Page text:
From UC Santa Cruz: Women in STEM- “First-year Subaru Hyper Suprime-Cam survey results yield cosmological constraints” Alexie Leauthaud

UC Santa Cruz

From UC Santa Cruz

September 25, 2018
Tim Stephens
stephens@ucsc.edu

NAOJ Subaru Hyper Suprime-Cam

NAOJ/Subaru Telescope at Mauna Kea Hawaii, USA,4,207 m (13,802 ft) above sea level

Using the powerful Japanese Subaru telescope, the Hyper Suprime-Cam (HSC) survey collaboration team has made and analyzed the deepest wide-field map of the three-dimensional distribution of matter in the universe.

The results place new constraints on the nature of the mysterious dark energy that is accelerating the expansion of the universe, said Alexie Leauthaud, assistant professor of astronomy and astrophysics at UC Santa Cruz and a member of the international collaboration.

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Alexie Leauthaud (Photo by T. Stephens)

The HSC survey, led by the astronomical communities of Japan and Taiwan and Princeton University, is an unprecedented effort to measure gravitational lensing, in which the gravity of a galaxy in the foreground of an image bends the light from a more distant galaxy as it passes by. Gravitational lensing can reveal dark matter, which accounts for about 80 percent of the mass in the universe but cannot be observed directly.

Leauthaud has been involved in the survey from the beginning, joining the project when she was at the Kavli Institute for the Physics and Mathematics of the Universe (IPMU) at the University of Tokyo, before she joined the faculty at UC Santa Cruz. She helped to write the proposal that secured 300 nights for the survey on the Subaru telescope and has provided expertise with weak lensing measurements and performed critical data quality checks.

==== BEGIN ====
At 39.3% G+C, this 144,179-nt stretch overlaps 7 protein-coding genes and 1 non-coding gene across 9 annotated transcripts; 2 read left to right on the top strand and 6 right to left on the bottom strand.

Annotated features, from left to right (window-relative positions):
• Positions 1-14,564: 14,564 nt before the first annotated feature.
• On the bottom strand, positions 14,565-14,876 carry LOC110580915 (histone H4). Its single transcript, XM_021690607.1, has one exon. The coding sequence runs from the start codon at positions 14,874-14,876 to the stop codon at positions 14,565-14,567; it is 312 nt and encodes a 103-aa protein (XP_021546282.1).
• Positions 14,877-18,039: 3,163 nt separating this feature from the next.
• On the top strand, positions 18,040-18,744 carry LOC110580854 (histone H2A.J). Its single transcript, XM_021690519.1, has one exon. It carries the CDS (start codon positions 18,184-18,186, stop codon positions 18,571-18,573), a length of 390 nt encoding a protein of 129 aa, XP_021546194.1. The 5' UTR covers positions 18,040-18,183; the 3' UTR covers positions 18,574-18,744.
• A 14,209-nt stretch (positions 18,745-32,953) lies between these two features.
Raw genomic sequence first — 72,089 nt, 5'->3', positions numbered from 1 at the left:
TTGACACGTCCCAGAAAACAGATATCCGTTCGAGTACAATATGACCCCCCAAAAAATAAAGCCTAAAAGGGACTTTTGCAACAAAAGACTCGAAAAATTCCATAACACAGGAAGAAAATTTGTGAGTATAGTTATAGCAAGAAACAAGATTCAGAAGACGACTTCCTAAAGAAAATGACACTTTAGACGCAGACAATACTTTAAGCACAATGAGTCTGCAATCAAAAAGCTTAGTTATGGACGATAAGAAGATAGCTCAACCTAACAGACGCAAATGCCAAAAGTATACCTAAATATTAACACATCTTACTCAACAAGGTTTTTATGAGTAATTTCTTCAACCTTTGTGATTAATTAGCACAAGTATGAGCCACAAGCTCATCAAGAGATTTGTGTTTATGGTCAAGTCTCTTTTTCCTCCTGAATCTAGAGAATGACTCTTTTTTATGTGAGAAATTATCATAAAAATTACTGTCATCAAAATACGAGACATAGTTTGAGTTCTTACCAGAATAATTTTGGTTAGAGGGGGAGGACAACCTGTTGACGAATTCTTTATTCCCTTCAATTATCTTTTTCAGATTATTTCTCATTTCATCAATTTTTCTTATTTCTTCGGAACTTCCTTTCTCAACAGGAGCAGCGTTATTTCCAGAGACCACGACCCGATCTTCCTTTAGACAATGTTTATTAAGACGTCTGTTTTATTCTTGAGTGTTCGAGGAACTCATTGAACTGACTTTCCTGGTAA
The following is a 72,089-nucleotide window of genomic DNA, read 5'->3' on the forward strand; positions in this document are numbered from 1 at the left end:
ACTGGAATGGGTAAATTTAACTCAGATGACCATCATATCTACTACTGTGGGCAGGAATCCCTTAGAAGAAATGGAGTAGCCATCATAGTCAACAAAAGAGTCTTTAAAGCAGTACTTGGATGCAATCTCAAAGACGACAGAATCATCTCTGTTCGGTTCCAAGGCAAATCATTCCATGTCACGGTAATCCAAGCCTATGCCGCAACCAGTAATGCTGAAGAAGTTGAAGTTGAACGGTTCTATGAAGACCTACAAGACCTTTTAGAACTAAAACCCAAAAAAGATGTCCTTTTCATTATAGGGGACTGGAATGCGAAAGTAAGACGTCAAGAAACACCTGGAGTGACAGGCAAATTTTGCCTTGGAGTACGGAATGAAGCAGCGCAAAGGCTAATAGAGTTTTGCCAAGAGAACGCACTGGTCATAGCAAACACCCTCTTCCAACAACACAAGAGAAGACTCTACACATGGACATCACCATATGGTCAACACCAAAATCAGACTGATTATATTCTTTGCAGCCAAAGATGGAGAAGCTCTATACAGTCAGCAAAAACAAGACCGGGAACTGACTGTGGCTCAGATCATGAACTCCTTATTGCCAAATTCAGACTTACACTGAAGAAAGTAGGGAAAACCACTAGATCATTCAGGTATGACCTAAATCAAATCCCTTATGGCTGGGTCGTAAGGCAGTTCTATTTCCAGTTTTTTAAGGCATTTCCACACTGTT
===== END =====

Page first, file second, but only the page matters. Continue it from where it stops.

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Left panel: The 3-dimensional dark matter map of the universe inferred from one of the six HSC observation areas is shown in the background with various shades of blue (brighter areas have more dark matter). The map was inferred from the distortions of shapes of galaxies in the HSC data which are indicated by white sticks. The stick lengths represent the amount of distortion and the angle of the stick corresponds to the direction of the distortion. Right panel: The measurements are enabled by the light from distant galaxies that travels through the Universe and gets deflected by matter at different epochs in the Universe, before reaching the Subaru telescope. (All images credit: C. Hikage et al.)

Lumpiness

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The cosmological constraints on the fractional contribution of matter to the energy budget of the universe (the rest of it corresponds to dark energy), and the clumpiness of the matter distribution today as inferred from the analysis of the 3d dark matter map. The results of the clumpiness of the matter distribution from HSC observations of the distant universe using weak gravitational lensing are consistent with results from other similar observations (Dark Energy Survey and the Kilo Degree Survey) of more nearby universe. The results from the cosmic microwave background observations during the universe’s infancy obtained by the Planck satellite are shown in blue.

A team of scientists led by Chiaki Hikage at the Kavli IPMU has now used the gravitational distortion of images of about 10 million galaxies to make a precise measurement of the lumpiness of matter in the universe. By combining this measurement with observations of the cosmic microwave background by the European Space Agency’s Planck satellite and other cosmological experiments, the team has been able to further constrain dark energy.